The BEST part of TU, in my opinion, is the faculty. TU has a huge endowment, and they spend it on their Professors. If they like a Prof, they will not lose him or her due to salary. As a result, they attract and retain terrific teachers. Better yet, they like interacting with students and teach all the classes–no TA’s in sight. Classes tend to be small. My S has a Cybersecurity class this semester taught by the Head of the CS Dep’t with 7 students. 7! How can you beat that for your tuition dollar?
Lastly, I like TU’s policy on merit aid. They hand out a grid, and you simply look at your student’s grades and test scores, and that is what they will get for merit aid. No shenanigans or guess work. They use that huge endowment to offer very generous merit aid to attract good students.
This is a terrific school, a bit of a sleeper because of Rice, but the education is terrific.
Yes, I agree that TU is a sleeper because Rice gets all the attention from the really academic and more competitive kids who consider it the top private school in Texas. UT of course is considered the top public university and living in Austin is a huge positive consideration for students.
I actually found the TU campus prettier than the Rice campus.
One thing that I have heard is that the food gets monotonous at TU because there is essentially just one cafeteria for the whole campus. It’s located in lower campus. There is something in upper campus but not a full service cafeteria.
Transportation might be another factor if you don’t have a car to move around in. A student could rely on friends who have cars but I imagine that might get old. SA does not have the best public transportation system. It would be problematic to go into the city at night and come back late on public transportation. But again that will depend on the kind of student- one who is a homebody and likes to hang around campus vs one who wants to go to dinner then a play/cultural event or museum. It is not like living in a campus where you can easily go have fun off campus via public transit. Texas has very few places like that actually because we are so behind in this area.
It’s good to know the advantages and disadvantages of any school. It helps with set realistic expectations.
Any thoughts from those with experience at TU how an OOS student from the East Coast might feel on campus? Is there space for an open-minded but liberal East Coaster from an European immigrant family? We are drawn to the quality of the programs and my D has a good scholarship in hand, but my concern is in part with the ideological and geographic diversity of the campus. Thanks for any insights!
I’m a parent with a student considering Trinity U. We have been down to campus for one of the open house events. The Trinity Vibe is harder to pin down than many of the other colleges we visited. Perhaps that is a benefit in that there may not really be a dominant culture (or perhaps there is one, but we just missed seeing it?).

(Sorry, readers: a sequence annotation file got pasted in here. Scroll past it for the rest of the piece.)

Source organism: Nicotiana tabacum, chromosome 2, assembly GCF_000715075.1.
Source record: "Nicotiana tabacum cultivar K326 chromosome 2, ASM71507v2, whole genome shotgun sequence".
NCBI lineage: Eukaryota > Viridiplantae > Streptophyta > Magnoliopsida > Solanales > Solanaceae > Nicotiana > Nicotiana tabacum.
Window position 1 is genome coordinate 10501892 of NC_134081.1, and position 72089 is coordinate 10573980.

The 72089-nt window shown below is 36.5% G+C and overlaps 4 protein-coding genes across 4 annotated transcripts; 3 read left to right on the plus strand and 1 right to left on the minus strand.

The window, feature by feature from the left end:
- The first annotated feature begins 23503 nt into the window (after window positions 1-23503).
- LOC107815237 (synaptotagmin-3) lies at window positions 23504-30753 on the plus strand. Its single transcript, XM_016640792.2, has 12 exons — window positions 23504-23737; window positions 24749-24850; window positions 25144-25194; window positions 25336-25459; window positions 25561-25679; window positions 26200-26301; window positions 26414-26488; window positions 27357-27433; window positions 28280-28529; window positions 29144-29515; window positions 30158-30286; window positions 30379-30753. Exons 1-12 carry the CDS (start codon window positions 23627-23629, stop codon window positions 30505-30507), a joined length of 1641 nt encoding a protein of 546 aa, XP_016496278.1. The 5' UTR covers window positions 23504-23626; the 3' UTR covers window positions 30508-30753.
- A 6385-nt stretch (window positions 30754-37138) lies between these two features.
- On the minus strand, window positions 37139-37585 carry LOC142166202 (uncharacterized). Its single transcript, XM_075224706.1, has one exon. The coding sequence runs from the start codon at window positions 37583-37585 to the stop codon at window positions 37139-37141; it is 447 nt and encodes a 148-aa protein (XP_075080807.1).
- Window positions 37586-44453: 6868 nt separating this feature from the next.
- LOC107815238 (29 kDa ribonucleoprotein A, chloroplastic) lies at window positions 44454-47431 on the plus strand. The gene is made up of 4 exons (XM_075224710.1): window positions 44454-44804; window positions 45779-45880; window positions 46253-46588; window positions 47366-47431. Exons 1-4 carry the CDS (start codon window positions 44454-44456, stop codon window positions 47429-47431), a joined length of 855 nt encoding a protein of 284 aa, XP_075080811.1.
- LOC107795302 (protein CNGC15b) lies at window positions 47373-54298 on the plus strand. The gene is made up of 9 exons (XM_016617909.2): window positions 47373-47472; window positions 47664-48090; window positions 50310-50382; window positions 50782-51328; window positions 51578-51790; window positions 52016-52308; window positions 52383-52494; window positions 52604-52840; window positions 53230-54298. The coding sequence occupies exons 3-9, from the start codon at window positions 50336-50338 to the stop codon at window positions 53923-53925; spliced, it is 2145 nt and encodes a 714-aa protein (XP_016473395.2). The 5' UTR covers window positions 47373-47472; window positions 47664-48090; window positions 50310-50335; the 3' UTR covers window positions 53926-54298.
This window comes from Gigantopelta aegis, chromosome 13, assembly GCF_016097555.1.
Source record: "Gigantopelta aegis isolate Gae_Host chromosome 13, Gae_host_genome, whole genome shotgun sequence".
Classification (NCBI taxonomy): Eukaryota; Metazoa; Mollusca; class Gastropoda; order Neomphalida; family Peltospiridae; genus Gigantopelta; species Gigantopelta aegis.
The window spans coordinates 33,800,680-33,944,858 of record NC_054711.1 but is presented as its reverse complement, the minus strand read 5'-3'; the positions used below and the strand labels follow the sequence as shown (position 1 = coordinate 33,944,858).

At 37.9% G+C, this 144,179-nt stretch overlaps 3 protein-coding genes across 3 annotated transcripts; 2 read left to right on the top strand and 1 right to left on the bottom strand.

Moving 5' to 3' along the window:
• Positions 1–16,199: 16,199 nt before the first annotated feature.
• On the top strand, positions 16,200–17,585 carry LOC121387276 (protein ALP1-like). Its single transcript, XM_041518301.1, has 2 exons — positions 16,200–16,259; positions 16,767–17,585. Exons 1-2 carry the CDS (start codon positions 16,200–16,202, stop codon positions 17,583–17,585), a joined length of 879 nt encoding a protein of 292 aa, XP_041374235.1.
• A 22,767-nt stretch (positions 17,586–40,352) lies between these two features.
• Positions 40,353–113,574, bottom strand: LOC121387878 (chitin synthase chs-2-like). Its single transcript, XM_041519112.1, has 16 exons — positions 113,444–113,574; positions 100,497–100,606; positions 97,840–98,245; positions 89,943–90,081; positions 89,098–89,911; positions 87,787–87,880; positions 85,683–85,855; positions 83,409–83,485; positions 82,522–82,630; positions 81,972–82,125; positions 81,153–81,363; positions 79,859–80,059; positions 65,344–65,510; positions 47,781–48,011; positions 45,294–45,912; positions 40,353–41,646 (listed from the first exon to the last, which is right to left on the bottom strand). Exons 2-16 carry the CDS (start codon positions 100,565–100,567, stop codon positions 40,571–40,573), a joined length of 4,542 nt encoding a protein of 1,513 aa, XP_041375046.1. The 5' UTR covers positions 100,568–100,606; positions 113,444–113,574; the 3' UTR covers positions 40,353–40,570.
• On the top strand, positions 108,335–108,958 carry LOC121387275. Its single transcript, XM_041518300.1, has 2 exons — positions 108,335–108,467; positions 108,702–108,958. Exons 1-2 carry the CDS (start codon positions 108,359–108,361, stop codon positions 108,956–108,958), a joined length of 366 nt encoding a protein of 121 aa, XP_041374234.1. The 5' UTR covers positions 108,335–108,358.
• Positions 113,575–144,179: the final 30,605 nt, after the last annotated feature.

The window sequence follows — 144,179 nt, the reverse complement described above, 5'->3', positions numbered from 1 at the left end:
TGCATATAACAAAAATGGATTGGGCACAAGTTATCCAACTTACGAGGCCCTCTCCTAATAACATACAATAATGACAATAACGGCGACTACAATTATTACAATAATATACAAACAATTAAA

I can echo the “complaint” above about food monotony, as I also heard that from one or two students I spoke with.
@suburbancat If your OOS liberal student East Coaster from a European immigrant family were to attend TU they could contribute to the idealogical and geographic diversity of the campus! My sense is that they are likely to be able to find their “group” at Trinity which is a little bit larger than many LACs (and technically, Trinity has a Carnegie classification of “Master’s” College/University). While Texas may be a conservative state, and the majority of Trinity students do come from Texas, they are still college students (which tend to lean left), and many will be leaving college more open minded than when they arrived, hopefully.
There is some form of greek life there (which doesn’t appeal to us in particular), but I’m not quite sure how it works in practice. There are fraternities and sororities, but they don’t have independent houses. Everyone lives in various dorms like the other students. Perhaps someone with more experience can chime in on this topic.
Personally, there are a number of things I like about Trinity – great science center (CSI completed in 2014), nice campus (surprisingly hilly!), merit scholarship transparency. The faculty I spoke with were forthright and happy to share their enthusiasm for their subject area and Trinity as a whole.
Seems like a good value in education and they appear to be using their endowment for the benefit of all (students, faculty, facilities).
The CSI Center is amazing. It cost over $100M to complete, is totally state-of-the-art, and they paid cash for it out of donations. If your student is interested in anything STEM they are going to take a ton of classes in this facility and are going to love every minute of it.
I think TU has an nice blend of students. Our son came down from Minnesota and did not know a soul before he enrolled and he has acclimated very well with a great group of friends. There is no reason why anyone shouldn’t be able to find “their tribe” at TU.
Good luck to all!
@suburbancat, while I do not have a child at TU, I have known students who are there/been there as well as their parents. I will try to answer the best that I can regarding your questions.
As far as fit for your D, the best advice is to have her go for an overnight. If TU is a serious consideration then it may very well be worthwhile.